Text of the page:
An Introduction to Cloud Computing: Business Advantages, Legal Risks

Predictions suggest that the global market for cloud computing services should reach $118 billion by the end 2015 and climb as high as $200 billion by 2018.1 Although the cloud computing industry continues to be in its infancy, organizations of all sizes have embraced cloud computing because of its promise as an efficient, cost effective means of managing data and technology in a rapidly evolving virtual landscape. Understanding the full advantages of the cloud—and appreciating its very real risks—requires a deeper dive into the specific technologies and terminology under consideration when conversations turn to the cloud.

Cloud Computing 101

Cloud computing providers offer services that can help companies manage data, applications and technology. Cloud computing centralizes and shares computing resources across a network. The cloud lets businesses of all sizes move their file storage, applications services, and networking infrastructure to either internally or externally managed central facilities. Third parties typically own and manage cloud resources, and then distribute those resources to organizations over either a public or private internet link—or a hybridized combination of the two. Consequently, cloud services are often classified as “public,” “private,” or “hybrid.”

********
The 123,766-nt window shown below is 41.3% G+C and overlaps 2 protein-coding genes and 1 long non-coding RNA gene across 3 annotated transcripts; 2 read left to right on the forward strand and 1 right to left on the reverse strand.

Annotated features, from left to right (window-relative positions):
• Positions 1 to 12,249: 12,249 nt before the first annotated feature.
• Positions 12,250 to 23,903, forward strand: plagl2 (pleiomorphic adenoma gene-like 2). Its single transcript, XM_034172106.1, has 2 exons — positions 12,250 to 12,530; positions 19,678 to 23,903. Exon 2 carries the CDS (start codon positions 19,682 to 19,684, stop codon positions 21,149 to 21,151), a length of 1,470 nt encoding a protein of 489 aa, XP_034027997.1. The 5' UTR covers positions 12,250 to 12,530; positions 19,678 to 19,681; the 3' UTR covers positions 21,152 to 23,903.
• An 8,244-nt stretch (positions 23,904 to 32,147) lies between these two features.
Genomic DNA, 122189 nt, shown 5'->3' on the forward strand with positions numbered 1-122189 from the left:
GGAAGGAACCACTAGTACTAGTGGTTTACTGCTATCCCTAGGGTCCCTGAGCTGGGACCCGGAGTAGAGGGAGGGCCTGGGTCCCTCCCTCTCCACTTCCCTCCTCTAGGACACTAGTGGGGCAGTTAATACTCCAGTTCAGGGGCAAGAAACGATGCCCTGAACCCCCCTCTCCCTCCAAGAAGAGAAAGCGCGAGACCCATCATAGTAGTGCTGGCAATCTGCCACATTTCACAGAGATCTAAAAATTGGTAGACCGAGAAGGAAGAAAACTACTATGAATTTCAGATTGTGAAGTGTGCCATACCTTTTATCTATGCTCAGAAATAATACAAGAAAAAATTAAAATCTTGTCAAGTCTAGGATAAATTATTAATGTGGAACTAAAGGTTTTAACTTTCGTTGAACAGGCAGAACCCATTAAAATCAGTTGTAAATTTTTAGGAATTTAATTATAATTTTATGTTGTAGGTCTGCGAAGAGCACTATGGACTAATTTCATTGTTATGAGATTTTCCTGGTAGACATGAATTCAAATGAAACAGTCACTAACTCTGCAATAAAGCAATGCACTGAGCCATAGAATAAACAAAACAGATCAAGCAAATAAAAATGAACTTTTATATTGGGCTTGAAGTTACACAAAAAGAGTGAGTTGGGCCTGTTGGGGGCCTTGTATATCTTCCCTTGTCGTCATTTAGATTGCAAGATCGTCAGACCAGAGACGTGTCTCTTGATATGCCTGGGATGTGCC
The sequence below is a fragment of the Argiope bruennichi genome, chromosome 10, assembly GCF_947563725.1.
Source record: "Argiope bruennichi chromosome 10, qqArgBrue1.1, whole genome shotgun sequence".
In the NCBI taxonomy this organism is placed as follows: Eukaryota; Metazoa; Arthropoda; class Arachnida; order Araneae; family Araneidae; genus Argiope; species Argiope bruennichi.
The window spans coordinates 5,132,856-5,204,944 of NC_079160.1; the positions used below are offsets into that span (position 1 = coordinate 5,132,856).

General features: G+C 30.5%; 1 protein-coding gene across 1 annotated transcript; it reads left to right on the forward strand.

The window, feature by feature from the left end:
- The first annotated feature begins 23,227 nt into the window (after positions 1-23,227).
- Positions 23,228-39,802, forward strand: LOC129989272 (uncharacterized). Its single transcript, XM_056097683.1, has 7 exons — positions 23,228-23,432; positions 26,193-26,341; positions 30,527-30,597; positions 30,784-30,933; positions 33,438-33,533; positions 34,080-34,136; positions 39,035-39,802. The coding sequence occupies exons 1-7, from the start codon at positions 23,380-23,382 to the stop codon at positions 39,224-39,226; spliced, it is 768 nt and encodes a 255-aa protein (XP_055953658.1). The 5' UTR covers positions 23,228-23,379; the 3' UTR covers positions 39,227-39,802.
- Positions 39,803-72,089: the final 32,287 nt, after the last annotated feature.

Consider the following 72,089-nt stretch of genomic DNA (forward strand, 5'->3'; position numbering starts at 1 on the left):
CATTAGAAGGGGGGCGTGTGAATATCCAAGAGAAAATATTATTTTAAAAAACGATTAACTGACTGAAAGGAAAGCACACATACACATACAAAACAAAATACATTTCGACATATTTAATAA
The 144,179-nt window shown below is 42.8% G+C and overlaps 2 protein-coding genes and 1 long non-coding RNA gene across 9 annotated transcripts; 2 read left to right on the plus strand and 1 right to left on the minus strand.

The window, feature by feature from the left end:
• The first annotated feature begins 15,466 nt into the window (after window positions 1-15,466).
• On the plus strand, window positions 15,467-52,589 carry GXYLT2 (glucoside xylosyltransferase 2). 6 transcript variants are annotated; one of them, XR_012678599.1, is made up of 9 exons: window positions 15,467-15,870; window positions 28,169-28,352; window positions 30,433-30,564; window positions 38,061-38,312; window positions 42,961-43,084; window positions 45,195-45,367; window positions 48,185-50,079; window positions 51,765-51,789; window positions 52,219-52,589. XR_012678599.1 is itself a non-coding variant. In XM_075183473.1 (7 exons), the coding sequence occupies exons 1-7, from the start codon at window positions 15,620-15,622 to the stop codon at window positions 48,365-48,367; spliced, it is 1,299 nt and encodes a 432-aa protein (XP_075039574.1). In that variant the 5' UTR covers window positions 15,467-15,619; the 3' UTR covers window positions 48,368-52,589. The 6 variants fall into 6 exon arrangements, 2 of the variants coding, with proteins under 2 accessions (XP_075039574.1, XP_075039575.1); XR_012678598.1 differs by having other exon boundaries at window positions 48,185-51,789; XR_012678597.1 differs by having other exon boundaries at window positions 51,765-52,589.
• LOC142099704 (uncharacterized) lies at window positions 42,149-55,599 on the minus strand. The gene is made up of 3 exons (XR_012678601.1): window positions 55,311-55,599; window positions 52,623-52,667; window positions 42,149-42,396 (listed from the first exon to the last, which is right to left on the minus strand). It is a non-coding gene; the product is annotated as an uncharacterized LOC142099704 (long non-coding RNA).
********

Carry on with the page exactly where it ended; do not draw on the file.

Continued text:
Public cloud services use an open network—such as the internet—on architecture usually shared by individuals and organizations. While data may not be available to all, the service is not typically stored or delivered on infrastructure dedicated to a single customer. Conversely, private networks operate on dedicated hardware that contains an organization’s data, managed either internally or externally. Virtual walls and virtual private networks help to segregate data and connections to these systems from the rest of the internet.
Hybrid services combine elements of both public and private cloud services to provide their specific solution.

Services in the Cloud

Three different types of services comprise the cloud computing services generally known as the cloud “stack.”  Understanding these various services may provide important context when evaluating the legal and business considerations implicated by the use of the cloud. The cloud stack consists of: